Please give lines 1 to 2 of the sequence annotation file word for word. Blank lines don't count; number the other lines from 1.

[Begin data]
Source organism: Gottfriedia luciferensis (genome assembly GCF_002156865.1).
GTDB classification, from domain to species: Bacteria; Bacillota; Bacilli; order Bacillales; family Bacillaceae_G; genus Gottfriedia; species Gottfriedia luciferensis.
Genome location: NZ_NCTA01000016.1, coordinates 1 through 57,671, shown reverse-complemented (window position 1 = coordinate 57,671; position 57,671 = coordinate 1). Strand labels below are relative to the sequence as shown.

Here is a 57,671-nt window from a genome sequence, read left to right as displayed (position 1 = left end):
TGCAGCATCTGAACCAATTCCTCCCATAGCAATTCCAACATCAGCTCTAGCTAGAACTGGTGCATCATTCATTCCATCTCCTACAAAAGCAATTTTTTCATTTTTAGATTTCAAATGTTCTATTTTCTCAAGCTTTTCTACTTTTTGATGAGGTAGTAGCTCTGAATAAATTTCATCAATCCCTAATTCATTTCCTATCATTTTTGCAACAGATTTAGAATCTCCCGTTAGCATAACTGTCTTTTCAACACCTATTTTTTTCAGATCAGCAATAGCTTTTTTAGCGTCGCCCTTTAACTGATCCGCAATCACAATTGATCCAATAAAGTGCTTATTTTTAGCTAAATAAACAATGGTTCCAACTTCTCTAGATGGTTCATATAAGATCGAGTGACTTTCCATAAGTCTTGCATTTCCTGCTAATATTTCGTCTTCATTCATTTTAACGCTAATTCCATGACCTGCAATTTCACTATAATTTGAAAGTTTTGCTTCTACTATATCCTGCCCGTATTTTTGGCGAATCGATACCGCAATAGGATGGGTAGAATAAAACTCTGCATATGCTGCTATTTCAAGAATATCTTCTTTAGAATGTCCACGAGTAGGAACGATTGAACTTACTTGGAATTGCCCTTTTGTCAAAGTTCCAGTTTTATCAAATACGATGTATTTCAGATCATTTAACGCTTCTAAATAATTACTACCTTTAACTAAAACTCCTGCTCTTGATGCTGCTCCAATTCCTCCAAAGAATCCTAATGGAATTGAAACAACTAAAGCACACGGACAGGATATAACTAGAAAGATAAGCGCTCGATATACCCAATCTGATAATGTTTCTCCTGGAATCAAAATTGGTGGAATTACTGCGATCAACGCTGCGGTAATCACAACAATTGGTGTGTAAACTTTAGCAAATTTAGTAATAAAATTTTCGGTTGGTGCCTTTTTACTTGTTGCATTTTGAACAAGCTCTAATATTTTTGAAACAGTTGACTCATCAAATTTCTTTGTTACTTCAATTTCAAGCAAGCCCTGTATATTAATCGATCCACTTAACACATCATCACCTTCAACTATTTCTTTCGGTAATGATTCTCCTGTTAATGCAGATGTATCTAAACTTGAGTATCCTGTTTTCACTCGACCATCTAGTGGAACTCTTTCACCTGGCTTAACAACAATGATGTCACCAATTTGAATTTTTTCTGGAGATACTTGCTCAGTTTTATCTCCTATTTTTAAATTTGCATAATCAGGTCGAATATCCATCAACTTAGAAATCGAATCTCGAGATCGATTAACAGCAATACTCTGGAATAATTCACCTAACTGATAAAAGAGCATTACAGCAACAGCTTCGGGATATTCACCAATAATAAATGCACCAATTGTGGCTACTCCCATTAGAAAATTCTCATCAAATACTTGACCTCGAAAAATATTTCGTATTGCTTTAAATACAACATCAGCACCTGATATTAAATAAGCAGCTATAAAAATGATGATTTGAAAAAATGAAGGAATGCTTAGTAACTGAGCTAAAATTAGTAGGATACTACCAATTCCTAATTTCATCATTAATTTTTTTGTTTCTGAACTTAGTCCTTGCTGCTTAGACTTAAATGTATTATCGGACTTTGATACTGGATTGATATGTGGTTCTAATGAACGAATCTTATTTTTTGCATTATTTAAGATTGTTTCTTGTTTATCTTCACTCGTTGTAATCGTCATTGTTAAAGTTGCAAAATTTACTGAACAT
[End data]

Source organism: Gottfriedia luciferensis (genome assembly GCF_002156865.1).
GTDB classification, from domain to species: Bacteria; Bacillota; Bacilli; order Bacillales; family Bacillaceae_G; genus Gottfriedia; species Gottfriedia luciferensis.